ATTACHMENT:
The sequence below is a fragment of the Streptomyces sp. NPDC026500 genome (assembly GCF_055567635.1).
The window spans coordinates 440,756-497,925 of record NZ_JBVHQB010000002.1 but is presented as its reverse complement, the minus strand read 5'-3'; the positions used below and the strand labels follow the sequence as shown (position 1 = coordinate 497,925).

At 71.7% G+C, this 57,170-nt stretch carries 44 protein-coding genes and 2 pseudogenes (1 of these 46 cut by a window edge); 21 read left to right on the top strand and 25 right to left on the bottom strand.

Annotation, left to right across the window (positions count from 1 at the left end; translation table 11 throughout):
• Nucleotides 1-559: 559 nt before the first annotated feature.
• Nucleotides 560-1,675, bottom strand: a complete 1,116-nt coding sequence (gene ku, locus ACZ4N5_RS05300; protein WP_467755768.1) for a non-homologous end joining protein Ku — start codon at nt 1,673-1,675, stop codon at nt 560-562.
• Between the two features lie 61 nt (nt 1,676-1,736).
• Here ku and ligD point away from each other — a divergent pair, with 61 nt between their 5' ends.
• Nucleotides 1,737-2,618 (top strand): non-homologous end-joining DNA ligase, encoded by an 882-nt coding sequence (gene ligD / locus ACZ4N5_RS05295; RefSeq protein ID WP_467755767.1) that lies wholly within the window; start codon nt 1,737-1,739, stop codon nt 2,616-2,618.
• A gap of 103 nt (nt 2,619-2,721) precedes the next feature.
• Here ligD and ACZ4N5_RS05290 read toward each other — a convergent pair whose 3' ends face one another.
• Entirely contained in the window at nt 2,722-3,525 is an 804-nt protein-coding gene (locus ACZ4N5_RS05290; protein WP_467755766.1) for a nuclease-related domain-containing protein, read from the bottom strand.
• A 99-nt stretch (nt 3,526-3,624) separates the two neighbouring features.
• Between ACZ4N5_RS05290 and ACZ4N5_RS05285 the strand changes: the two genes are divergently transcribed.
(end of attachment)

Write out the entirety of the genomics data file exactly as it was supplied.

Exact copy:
The sequence below is a fragment of the Streptomyces sp. NPDC026500 genome (assembly GCF_055567635.1).
The window spans coordinates 440,756-497,925 of record NZ_JBVHQB010000002.1 but is presented as its reverse complement, the minus strand read 5'-3'; the positions used below and the strand labels follow the sequence as shown (position 1 = coordinate 497,925).

At 71.7% G+C, this 57,170-nt stretch carries 44 protein-coding genes and 2 pseudogenes (1 of these 46 cut by a window edge); 21 read left to right on the top strand and 25 right to left on the bottom strand.

Annotation, left to right across the window (positions count from 1 at the left end; translation table 11 throughout):
• Nucleotides 1-559: 559 nt before the first annotated feature.
• Nucleotides 560-1,675, bottom strand: a complete 1,116-nt coding sequence (gene ku, locus ACZ4N5_RS05300; protein WP_467755768.1) for a non-homologous end joining protein Ku — start codon at nt 1,673-1,675, stop codon at nt 560-562.
• Between the two features lie 61 nt (nt 1,676-1,736).
• Here ku and ligD point away from each other — a divergent pair, with 61 nt between their 5' ends.
• Nucleotides 1,737-2,618 (top strand): non-homologous end-joining DNA ligase, encoded by an 882-nt coding sequence (gene ligD / locus ACZ4N5_RS05295; RefSeq protein ID WP_467755767.1) that lies wholly within the window; start codon nt 1,737-1,739, stop codon nt 2,616-2,618.
• A gap of 103 nt (nt 2,619-2,721) precedes the next feature.
• Here ligD and ACZ4N5_RS05290 read toward each other — a convergent pair whose 3' ends face one another.
• Entirely contained in the window at nt 2,722-3,525 is an 804-nt protein-coding gene (locus ACZ4N5_RS05290; protein WP_467755766.1) for a nuclease-related domain-containing protein, read from the bottom strand.
• A 99-nt stretch (nt 3,526-3,624) separates the two neighbouring features.
• Between ACZ4N5_RS05290 and ACZ4N5_RS05285 the strand changes: the two genes are divergently transcribed.